Several times on this hike, I found myself inside a tunnel of Rhododendrons. This is hard to describe, but basically I was completely surrounded by the trunks and lower branches of these flowering bushes that blanket the hillsides. In this case, the bushes had grown so large and dense that I was actually walking under them where no leaves or flowers were present. All the sky was blotted out above as well. Okay, so it was a little spooky, but mostly fantastic and definitely a shiny, distracting moment to get lost in.
Of course, Shining Rock itself is a spectacular white, quartz rock outcropping in the middle of the forest. For most of the hike, I was diligently looking at my feet and approximately 4 feet in front of my feet so that I could be prepared for the next rock, root or ledge that I needed to navigate. Quite suddenly, the ground became littered with white stones, which upon closer inspection were actually quartzite. As the stones became boulders and then gave way to the massive outcropping known as Shining Rock, the forest floor gave the appearance of being covered in snow. I did several double takes to be sure what it was that I was actually looking at… not a field of snow, but of quartzite. At this point, I ventured off the trail to shimmy up this gigantic rock to get a spectacular view of the mountain wilderness. Breathtaking!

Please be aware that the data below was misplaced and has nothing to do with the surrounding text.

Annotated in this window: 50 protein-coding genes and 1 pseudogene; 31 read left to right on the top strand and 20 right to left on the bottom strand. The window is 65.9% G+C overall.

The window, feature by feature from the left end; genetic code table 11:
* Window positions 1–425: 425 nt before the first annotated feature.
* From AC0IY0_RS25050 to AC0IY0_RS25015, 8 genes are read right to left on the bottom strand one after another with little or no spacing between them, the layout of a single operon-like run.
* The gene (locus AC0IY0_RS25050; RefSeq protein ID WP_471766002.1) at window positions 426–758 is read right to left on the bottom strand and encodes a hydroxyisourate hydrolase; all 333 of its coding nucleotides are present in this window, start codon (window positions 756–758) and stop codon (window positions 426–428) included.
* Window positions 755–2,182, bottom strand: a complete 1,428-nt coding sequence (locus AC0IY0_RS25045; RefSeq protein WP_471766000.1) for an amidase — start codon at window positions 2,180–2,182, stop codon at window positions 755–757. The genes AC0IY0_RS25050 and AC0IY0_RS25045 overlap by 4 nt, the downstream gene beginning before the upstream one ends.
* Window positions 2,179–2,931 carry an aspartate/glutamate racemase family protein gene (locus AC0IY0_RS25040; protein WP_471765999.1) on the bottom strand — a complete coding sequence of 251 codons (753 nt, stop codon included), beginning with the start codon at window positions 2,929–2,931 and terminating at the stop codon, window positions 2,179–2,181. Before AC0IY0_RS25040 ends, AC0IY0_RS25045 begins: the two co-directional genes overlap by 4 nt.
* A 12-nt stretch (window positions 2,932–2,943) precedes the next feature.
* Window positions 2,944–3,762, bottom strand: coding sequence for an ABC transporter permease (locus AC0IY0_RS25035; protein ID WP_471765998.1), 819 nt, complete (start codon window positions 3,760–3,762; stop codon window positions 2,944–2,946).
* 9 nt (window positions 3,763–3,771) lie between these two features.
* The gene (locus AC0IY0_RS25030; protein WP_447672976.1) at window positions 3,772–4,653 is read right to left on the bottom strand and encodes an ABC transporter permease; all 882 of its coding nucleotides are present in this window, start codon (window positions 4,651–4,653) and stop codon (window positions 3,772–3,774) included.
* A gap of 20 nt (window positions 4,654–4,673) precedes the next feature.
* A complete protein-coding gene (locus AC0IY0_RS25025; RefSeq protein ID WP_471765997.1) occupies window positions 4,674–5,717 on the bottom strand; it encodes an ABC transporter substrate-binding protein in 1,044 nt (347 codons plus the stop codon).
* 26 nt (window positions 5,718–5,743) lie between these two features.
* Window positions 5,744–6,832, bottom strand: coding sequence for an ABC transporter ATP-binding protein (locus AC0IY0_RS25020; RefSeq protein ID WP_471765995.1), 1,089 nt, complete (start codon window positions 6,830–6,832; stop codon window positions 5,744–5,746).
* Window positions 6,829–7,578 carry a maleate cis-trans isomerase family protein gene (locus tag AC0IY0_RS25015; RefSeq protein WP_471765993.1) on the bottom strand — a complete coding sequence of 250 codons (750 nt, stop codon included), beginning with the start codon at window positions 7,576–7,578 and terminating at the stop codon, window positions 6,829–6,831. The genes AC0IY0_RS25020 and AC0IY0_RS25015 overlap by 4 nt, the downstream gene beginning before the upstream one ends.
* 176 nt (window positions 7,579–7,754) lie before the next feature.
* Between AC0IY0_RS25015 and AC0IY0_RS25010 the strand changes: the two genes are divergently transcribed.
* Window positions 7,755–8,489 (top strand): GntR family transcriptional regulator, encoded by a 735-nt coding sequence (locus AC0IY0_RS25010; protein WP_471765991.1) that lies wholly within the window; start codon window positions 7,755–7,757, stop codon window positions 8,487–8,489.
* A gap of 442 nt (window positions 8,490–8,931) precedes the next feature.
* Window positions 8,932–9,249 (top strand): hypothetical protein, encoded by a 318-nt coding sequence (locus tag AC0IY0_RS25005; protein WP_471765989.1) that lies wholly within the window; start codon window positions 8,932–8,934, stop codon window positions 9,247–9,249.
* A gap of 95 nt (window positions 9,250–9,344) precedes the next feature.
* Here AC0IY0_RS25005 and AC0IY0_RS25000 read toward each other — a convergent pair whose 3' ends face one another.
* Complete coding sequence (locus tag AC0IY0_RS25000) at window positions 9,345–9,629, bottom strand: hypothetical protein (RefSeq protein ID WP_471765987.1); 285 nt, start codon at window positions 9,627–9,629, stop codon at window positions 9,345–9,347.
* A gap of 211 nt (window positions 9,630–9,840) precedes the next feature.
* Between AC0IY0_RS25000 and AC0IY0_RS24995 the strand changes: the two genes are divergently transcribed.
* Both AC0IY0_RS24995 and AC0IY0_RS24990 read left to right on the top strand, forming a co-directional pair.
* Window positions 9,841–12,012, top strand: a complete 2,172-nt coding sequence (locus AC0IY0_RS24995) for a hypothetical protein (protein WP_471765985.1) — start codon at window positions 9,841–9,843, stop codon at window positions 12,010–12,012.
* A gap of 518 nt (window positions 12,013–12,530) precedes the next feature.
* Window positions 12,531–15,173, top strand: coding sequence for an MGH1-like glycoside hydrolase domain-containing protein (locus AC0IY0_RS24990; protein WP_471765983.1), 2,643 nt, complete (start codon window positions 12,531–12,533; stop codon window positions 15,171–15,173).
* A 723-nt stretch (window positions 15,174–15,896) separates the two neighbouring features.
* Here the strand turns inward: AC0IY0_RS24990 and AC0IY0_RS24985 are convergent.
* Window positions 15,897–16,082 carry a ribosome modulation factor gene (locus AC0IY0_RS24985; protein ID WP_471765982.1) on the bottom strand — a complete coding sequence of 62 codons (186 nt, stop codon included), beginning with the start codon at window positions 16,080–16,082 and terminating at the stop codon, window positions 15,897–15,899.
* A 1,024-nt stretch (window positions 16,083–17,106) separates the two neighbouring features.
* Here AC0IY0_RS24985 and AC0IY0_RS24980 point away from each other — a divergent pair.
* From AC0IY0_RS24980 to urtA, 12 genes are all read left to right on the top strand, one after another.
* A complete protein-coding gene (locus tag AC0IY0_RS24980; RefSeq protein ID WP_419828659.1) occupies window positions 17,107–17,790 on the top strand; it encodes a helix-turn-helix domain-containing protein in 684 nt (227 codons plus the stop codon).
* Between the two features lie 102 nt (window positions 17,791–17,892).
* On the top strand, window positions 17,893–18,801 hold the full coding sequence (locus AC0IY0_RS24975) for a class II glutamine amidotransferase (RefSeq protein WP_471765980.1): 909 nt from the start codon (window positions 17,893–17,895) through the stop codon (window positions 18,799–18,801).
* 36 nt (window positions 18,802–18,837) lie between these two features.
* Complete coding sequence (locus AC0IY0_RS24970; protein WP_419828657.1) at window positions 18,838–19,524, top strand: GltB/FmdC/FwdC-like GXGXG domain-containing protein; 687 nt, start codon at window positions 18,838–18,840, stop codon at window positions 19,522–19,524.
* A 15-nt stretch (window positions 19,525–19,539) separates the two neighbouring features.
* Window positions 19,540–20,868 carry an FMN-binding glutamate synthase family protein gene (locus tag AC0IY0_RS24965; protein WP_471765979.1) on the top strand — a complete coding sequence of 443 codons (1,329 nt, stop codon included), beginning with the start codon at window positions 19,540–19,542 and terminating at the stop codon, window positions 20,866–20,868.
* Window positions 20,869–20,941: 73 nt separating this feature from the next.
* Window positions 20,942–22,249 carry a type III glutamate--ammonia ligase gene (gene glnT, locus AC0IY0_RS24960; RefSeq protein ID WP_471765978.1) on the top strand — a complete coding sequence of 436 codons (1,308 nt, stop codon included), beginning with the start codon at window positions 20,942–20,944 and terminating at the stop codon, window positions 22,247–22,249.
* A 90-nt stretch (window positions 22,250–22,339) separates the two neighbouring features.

Feeling so invigorated by the Shining Rock experience, I decided to attempt looping back on the Art Loeb trail for a few miles – let’s just say it was indeed “difficult” for this newbie hiker. Luckily, the trails came together one last time and for the final part of the hike I was able to get back onto the old logging road to avoid going through anymore wilderness trails over any more mountain tops. I’d been hiking for 9 miles and I was tired!
Often in life, perspective sneaks up on me and flips the whole scene when I least expect it. This is just what happened on my final shiny moment of the afternoon. The exact same mile of road that I found so difficult a few short hours earlier, now seemed mundane. Why had I put so much effort into hopping from rock to rock to stay dry? It was much easier to walk straight across the little streams that were no deeper than an inch or two. Why had each step in the beginning seemed so treacherous? Realizing how quickly my perspective could change left me reeling. I spent the conclusion of my trek contemplating why I make things more difficult than they need to be and what other areas of my life this might effect. This was definitely the most illuminating moment along the journey that day. Let your light shine!